He added, “It is not permissible to arrest any affiliated member in the defence, interior, counterterrorism apparatus and the Hashed except by the party to which the affiliated member belongs.”
For his part, the director of information in the PMF Muhannad al-Uqabi, said, “The matter is over and the sedition has ended,” referring to the end of Musleh’s arrest.
So far, no picture has been published of the release or handover of Muslih to Hashed security, which confirms the leaks according to which there has been a special agreement to hand Musleh over to the Hashed, with a pledge to keep him in detention and refrain from publishing any pictures of him.
The entire process revealed the hold that the PMF has over decision making by the Iraqi government and has completely shattered the authority of the state. Analysts say that the PMF’s weapons seem mightier than the force of law. Talk about reform will now ring hollow even if it materialises after next October’s elections.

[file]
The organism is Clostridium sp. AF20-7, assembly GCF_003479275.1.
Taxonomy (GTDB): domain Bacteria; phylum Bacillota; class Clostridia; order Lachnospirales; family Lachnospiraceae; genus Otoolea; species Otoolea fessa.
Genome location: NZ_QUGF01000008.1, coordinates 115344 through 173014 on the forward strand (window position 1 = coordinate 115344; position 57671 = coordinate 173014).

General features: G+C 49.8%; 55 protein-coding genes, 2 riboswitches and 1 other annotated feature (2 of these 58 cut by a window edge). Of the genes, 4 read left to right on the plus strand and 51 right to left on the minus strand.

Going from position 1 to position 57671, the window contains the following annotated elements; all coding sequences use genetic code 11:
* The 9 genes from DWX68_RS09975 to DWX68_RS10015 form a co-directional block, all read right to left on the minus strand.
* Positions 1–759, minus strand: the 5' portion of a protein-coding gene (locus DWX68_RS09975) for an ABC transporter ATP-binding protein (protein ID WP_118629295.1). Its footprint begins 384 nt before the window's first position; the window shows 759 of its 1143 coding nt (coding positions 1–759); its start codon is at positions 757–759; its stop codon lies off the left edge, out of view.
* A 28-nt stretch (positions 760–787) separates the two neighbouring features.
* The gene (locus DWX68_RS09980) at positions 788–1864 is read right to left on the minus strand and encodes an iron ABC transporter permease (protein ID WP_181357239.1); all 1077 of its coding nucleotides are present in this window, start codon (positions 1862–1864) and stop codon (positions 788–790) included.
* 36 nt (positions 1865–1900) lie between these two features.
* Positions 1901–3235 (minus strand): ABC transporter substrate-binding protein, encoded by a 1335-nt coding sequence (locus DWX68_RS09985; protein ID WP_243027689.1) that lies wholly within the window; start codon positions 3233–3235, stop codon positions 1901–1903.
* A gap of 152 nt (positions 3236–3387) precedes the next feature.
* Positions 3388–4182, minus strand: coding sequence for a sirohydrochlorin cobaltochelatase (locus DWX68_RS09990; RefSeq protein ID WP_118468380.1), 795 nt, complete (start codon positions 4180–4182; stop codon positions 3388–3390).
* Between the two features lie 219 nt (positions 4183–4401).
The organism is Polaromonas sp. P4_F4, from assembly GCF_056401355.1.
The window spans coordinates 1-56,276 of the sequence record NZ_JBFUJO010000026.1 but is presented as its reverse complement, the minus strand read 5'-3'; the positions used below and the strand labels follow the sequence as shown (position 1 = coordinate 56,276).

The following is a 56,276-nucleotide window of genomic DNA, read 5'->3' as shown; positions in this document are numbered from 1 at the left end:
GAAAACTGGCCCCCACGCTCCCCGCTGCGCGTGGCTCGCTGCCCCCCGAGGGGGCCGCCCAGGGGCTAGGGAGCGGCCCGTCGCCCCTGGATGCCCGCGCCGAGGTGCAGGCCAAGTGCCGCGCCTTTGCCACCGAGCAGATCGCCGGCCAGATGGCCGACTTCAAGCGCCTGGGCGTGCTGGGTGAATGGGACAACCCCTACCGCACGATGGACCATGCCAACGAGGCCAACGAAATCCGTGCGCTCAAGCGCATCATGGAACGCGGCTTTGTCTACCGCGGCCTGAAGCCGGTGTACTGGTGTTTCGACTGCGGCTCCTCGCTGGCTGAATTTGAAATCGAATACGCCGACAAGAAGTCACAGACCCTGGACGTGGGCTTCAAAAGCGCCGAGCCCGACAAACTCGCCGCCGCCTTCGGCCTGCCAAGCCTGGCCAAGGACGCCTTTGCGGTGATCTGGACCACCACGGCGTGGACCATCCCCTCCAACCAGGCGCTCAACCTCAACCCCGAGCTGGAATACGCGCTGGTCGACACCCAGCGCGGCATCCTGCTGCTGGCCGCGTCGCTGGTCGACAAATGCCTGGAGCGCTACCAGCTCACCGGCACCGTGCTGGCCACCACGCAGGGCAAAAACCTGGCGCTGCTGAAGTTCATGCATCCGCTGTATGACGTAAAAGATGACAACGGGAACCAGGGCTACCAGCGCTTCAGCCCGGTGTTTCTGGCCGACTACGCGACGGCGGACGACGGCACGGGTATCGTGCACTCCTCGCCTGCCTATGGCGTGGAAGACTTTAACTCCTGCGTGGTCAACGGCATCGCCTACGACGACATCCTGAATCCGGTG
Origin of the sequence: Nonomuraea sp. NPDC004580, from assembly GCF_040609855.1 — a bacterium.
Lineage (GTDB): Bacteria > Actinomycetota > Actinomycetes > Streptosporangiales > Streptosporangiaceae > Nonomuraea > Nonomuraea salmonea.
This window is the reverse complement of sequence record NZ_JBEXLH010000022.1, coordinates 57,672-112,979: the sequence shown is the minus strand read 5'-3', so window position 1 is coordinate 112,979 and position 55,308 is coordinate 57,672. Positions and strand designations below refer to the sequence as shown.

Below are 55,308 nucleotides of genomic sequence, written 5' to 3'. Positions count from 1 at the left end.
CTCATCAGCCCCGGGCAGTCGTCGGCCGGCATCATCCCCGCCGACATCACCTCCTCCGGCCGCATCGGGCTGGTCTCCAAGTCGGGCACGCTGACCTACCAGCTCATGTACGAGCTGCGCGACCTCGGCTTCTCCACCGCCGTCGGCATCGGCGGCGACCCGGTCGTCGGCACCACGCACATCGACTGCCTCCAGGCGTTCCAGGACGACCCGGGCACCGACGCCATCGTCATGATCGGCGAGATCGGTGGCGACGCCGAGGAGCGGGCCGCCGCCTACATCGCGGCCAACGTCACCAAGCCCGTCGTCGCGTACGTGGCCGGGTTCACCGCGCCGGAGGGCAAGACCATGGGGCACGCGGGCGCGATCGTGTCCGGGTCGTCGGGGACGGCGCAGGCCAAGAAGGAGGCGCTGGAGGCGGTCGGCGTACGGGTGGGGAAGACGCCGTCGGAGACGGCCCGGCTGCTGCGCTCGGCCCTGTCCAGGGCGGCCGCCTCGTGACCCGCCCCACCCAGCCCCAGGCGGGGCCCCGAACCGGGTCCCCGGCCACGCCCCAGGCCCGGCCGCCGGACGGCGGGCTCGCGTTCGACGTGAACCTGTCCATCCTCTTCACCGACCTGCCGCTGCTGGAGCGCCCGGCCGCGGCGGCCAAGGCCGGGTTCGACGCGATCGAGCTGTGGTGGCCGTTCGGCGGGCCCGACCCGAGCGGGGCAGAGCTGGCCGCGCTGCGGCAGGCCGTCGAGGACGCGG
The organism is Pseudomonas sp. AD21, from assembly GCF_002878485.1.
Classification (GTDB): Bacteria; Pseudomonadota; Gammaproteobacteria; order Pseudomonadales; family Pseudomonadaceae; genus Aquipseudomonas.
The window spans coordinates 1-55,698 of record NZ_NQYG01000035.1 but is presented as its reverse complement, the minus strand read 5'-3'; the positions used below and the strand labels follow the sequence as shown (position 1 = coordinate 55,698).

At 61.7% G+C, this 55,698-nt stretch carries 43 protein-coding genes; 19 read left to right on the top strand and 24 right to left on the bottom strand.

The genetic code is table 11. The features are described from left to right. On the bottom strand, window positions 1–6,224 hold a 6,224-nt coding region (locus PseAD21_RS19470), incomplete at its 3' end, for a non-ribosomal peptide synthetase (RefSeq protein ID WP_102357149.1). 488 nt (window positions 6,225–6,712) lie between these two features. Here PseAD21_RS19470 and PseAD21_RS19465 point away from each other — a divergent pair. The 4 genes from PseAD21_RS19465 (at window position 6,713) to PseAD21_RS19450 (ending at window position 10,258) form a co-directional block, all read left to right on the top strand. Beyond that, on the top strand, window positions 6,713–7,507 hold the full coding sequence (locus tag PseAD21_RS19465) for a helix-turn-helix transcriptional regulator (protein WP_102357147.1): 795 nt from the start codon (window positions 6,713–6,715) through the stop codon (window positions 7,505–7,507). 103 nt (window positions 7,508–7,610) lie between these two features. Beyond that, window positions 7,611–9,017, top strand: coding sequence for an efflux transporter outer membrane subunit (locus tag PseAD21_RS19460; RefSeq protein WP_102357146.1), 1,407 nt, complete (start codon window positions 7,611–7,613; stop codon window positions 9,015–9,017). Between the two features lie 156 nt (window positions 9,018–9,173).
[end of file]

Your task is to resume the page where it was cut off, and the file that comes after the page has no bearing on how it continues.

However, sources close to the government lauded Kadhimi’s defiance of the Hashed and the audacity he showed by Musleh’s arrest. Despite everything else, the arrest operation ushered in a noticeable change in the Iraqi government’s relationship with the PMF, they say.
The sources also revealed to The Arab Weekly that Kadhimi told Hadi al-Amiri, head of the Badr Organisation, one of the most powerful militias under the umbrella of the Popular Mobilisation Forces, that he would go live on television to announce his resignation and blame the Shia parties for the collapse of the state, if the Hashed did not leave the Green Zone.
The sources said that Amiri was surprised by Kadhimi’s “extreme stubbornness” and did not expect him to take such a daring step as arrest a prominent leader like Musleh. The Hashed leaders did not expect Kadhimi to resist his release, despite their intense pressures.
An Iraqi parliamentarian told The Arab Weekly that if it is true that the Popular Mobilisation factions managed to release Musleh, then this would constitute an explicit declaration of the Hashed’s independence from the state,. It would be a public acknowledgment that the pro-Iranian militia is working against the state and that its weapons are illegal.